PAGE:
But God was always there to protect me.
One night during rainy season, I arranged my bed under the stars as I always did — laying my mattress on the wooden bed frame, tucking in a flat sheet, securing the mosquito net at four corners and tucking it in to make an invasion-proof seal around where I sleep. I saw lightning on the horizon, and knew that I’d likely be awakened in a few hours to a storm front. This would happen a couple of times a week during rainy season, and when I heard the first clap of thunder or felt the rush of dusty wind I would only have a few seconds to pull the slip-knot from my net and toss the entire bed back into my hut. Then, I’d have to rush to set it back up before I noticed how many other beetles, flying termites, lizards, earwigs, and spiders had also sought refuge in my home.
At about 2am I felt the wind and knew the storm was coming. I grabbed my flashlight, jumped out of the mosquito net, and ran to unlock my door. As I opened the entrance to my hut, I witnessed — in absolute horror — a chariot spider race across the room towards where my bed would soon be placed.
Then I looked at the storm. There was no doubt the rain would begin dropping in bucketfuls any moment. I’d seen it during many long, sleepless, scary nights before. But I’d never seen it in the company of a chariot spider. And I couldn’t do it. When faced with the options, I chose to weather the storm. It was only rain, I figured. Sure, rain so fierce that it had once drowned a baby goat that got lost in my yard, and another time melted my chicken’s coop so that she was buried alive with only her head poking out (that was pretty hilarious — her legs had fallen asleep by the time I discovered her and she walked all funny for about an hour later). I could handle getting wet — it would still be 80 degrees, after all — but I couldn’t handle being trapped in a room with a chariot spider.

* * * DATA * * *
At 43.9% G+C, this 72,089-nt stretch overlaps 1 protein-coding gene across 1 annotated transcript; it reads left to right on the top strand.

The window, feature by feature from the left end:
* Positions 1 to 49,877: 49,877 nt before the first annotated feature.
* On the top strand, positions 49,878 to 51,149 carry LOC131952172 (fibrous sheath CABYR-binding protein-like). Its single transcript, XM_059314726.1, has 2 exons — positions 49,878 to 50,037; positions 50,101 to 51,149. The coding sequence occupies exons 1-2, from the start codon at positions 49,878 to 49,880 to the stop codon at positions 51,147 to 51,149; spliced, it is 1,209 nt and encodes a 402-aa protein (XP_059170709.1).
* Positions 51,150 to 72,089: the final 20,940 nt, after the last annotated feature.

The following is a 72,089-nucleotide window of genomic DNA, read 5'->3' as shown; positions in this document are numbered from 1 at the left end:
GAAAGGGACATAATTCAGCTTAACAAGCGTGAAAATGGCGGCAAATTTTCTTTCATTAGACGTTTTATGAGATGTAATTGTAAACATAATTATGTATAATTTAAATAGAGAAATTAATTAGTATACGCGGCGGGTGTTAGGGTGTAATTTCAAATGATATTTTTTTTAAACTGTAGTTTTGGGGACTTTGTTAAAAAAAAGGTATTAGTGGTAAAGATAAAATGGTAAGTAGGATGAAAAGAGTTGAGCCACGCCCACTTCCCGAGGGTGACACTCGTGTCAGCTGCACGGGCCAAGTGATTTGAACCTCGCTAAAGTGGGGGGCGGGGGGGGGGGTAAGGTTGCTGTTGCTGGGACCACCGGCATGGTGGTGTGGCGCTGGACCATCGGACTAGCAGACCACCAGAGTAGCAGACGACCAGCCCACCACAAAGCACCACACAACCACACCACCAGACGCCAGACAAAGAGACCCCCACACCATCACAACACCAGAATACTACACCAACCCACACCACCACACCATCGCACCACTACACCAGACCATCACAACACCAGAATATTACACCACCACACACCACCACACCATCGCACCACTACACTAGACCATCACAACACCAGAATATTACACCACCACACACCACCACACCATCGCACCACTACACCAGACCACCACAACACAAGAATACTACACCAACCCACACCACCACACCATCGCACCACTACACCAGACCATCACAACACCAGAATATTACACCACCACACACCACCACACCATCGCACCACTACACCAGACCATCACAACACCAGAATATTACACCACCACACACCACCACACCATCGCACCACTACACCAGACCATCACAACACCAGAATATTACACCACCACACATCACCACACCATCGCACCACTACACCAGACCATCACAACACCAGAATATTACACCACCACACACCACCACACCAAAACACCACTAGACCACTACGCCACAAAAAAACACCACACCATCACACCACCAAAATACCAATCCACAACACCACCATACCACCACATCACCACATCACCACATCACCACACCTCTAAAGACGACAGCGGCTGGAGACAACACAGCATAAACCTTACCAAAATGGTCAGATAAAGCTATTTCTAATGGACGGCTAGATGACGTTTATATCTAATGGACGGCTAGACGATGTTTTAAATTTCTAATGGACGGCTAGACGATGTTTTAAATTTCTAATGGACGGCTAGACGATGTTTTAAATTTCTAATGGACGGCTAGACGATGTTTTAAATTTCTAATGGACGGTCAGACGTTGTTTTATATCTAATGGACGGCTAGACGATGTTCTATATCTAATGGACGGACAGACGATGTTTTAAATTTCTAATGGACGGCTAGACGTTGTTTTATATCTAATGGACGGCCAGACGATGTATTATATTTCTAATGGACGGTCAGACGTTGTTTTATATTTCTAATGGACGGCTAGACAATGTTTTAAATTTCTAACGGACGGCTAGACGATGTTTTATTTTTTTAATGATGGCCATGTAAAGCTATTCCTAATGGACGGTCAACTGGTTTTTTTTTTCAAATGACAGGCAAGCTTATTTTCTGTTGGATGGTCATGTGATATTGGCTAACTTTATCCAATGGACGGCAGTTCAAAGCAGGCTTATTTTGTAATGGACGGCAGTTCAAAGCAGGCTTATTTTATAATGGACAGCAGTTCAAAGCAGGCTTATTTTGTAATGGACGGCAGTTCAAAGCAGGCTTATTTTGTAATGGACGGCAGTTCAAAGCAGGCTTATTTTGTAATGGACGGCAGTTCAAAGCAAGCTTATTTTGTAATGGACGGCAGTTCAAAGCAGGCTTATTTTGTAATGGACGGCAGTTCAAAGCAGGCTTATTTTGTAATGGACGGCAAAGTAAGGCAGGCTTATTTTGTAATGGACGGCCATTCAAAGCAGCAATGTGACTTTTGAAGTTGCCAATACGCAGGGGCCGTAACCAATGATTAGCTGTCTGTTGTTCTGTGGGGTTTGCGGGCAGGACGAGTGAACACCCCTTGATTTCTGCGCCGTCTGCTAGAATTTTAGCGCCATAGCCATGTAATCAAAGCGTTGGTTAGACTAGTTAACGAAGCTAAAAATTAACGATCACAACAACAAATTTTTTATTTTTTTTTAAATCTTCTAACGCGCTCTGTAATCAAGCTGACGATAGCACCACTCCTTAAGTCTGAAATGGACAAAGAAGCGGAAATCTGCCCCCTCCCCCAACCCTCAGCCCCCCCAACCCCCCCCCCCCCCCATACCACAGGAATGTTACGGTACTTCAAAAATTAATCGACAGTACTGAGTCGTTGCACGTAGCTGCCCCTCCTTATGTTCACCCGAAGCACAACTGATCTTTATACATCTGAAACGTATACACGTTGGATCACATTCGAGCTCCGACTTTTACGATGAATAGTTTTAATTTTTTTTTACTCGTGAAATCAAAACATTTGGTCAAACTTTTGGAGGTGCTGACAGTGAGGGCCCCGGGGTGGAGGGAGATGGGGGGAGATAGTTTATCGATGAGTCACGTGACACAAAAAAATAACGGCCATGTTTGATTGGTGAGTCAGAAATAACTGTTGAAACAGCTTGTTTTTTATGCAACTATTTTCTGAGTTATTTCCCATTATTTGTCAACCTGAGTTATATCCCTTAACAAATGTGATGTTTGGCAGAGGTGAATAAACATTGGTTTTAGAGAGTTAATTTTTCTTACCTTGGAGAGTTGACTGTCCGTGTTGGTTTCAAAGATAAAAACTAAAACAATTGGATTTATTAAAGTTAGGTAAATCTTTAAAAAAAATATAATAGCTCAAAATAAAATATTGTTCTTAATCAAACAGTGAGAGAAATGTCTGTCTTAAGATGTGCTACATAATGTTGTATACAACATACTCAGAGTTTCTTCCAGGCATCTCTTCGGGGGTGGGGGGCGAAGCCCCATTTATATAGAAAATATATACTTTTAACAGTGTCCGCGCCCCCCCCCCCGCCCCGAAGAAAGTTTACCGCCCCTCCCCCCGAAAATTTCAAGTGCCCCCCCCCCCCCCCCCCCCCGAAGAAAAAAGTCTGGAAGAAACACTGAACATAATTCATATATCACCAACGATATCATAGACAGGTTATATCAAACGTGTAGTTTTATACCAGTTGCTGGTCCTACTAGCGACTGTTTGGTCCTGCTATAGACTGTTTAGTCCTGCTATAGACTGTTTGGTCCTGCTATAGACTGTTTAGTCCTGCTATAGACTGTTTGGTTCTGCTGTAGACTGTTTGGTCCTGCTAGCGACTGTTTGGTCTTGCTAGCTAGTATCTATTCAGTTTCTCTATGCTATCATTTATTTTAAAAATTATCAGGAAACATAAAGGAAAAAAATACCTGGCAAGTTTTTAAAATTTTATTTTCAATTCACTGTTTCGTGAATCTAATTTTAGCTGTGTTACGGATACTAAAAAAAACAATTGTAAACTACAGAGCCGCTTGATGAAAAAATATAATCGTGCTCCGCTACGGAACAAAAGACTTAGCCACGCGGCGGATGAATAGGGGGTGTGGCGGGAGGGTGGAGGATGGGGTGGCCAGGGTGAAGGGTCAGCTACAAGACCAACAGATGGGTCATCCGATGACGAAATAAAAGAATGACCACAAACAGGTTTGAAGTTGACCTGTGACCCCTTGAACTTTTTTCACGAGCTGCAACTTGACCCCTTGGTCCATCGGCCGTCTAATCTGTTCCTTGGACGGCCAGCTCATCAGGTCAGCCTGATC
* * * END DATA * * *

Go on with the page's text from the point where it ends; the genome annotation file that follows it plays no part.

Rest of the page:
So I crawled back into my trusty mosquito net, curled into a tight fetal position, and prayed. The wind whipped the grass mats that hid my bed from spectators, and my sheet was coated in sand. I was shaking in fear.
And then a miraculous thing happened. I looked up at the angry sky and there, right above my bed, was one small patch of clear night sky. All around me the clouds were thick, black, rolling, and electric with lightning. But directly above me, I could see the stars. It was like I was looking at heaven.
I kept praying until I fell asleep, and awoke still tucked tightly in a ball. But as the sun rose I realized with amazement that not a drop of rain had fallen. I was wind-whipped, but dry. God had intervened to calm the storm. And I hadn’t had to face the chariot spider.
It’s kind of silly to think that God, in his omnipotence and glory, would care about my fear of spiders. But it really wasn’t about the spider. It was about giving me a moment where I felt eternally loved and protected. When I knew that God could see me, and intervened. And I’ve been left with an unwavering confidence in how much he cares for me.